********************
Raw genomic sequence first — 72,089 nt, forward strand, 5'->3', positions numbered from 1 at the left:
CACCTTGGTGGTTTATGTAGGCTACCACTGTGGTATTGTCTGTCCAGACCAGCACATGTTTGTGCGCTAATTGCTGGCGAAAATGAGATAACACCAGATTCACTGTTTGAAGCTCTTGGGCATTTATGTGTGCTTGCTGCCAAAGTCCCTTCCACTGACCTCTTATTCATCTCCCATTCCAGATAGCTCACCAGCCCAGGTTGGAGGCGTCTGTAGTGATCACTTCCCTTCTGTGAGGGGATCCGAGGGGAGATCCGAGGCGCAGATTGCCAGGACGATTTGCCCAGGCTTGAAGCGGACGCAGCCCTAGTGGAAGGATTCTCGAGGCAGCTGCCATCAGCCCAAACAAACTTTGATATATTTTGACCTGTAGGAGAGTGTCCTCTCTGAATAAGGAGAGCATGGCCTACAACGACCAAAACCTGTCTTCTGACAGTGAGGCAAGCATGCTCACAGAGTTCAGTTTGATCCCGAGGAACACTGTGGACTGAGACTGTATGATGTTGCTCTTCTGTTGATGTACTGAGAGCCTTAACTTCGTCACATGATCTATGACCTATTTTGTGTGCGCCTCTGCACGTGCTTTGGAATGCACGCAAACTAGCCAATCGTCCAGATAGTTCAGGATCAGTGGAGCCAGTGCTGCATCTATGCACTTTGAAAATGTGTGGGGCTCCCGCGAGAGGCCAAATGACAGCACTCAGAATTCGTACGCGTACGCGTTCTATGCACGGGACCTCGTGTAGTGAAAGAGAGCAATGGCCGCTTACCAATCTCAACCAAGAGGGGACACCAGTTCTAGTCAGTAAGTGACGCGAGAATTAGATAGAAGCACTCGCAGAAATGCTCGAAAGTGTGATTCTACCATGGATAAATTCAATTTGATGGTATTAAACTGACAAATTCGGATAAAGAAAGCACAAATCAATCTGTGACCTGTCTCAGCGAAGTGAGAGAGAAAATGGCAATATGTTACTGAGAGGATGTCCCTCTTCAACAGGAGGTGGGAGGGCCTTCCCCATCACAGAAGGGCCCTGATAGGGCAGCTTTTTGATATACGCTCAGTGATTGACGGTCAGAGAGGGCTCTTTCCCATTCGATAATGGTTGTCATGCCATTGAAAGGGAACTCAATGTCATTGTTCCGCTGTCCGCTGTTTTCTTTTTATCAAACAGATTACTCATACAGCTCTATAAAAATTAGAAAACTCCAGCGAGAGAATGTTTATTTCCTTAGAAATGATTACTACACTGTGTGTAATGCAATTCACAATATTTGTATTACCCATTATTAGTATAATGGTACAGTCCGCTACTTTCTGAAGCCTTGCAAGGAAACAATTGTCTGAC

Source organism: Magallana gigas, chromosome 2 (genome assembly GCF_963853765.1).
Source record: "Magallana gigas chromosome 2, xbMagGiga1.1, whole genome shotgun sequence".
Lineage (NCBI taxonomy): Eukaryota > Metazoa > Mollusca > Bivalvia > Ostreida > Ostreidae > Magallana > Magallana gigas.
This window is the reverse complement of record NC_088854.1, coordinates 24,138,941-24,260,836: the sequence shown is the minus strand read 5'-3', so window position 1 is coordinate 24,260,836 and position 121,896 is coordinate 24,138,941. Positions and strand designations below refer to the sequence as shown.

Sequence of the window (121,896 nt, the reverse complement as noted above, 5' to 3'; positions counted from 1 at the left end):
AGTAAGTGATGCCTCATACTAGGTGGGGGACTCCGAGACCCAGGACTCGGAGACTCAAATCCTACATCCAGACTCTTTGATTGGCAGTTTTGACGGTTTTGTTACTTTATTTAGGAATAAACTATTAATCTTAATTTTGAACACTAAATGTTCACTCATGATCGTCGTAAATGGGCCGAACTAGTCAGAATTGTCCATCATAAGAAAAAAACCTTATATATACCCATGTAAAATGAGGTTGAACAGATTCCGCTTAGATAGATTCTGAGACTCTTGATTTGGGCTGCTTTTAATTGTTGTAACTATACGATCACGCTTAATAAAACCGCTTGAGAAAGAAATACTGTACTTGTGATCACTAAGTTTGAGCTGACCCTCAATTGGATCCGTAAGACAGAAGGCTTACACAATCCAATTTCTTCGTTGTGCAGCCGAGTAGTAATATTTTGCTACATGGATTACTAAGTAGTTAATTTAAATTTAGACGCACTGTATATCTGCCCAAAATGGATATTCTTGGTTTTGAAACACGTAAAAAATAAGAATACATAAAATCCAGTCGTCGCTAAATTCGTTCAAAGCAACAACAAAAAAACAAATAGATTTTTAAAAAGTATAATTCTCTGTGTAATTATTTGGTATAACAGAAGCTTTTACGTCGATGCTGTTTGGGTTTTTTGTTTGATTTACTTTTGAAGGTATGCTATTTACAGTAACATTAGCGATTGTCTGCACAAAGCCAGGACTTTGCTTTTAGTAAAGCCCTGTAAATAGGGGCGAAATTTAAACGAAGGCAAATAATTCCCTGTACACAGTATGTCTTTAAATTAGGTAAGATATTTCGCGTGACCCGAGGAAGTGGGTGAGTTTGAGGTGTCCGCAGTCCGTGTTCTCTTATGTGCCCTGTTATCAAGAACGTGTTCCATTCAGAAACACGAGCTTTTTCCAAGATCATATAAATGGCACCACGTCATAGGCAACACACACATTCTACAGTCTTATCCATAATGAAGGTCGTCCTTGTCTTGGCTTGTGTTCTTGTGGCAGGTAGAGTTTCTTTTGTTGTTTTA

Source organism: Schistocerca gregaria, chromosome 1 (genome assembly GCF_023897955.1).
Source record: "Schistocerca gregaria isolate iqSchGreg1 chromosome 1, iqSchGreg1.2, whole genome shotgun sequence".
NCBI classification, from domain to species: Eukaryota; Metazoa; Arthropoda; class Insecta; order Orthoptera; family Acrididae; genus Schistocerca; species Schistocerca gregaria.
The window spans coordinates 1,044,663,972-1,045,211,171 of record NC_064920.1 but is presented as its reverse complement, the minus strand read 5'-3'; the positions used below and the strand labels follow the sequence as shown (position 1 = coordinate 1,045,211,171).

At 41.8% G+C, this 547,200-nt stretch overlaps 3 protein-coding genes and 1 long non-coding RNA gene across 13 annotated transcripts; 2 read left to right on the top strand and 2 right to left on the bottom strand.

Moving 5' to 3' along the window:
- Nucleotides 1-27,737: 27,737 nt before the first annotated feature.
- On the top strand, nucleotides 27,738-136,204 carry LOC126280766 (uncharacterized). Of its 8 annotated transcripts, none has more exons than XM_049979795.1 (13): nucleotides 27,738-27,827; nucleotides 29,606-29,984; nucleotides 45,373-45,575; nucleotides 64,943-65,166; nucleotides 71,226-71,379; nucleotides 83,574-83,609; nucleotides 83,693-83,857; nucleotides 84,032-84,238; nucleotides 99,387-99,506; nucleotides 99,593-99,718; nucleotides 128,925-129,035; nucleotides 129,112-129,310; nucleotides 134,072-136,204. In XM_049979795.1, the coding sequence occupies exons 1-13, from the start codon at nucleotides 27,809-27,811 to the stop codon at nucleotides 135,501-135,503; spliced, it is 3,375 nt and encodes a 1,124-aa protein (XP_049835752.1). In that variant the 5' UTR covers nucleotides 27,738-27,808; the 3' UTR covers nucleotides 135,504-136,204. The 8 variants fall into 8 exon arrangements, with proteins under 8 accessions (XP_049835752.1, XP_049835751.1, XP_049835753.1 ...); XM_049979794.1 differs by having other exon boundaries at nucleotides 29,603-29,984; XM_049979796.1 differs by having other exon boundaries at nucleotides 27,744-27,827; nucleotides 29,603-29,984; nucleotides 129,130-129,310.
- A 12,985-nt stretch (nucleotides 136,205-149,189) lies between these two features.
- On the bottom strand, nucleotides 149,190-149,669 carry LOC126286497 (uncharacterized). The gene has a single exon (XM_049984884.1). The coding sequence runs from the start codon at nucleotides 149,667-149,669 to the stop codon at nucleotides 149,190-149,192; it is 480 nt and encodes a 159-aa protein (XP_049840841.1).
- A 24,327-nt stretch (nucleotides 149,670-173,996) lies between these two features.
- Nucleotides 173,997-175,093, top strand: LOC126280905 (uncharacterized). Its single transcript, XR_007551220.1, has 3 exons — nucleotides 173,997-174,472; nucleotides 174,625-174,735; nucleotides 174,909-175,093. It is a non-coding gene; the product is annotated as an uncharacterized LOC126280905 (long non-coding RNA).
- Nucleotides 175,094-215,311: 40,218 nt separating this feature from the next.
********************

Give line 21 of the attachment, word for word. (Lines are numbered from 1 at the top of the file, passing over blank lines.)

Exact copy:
- Nucleotides 175,094-215,311: 40,218 nt separating this feature from the next.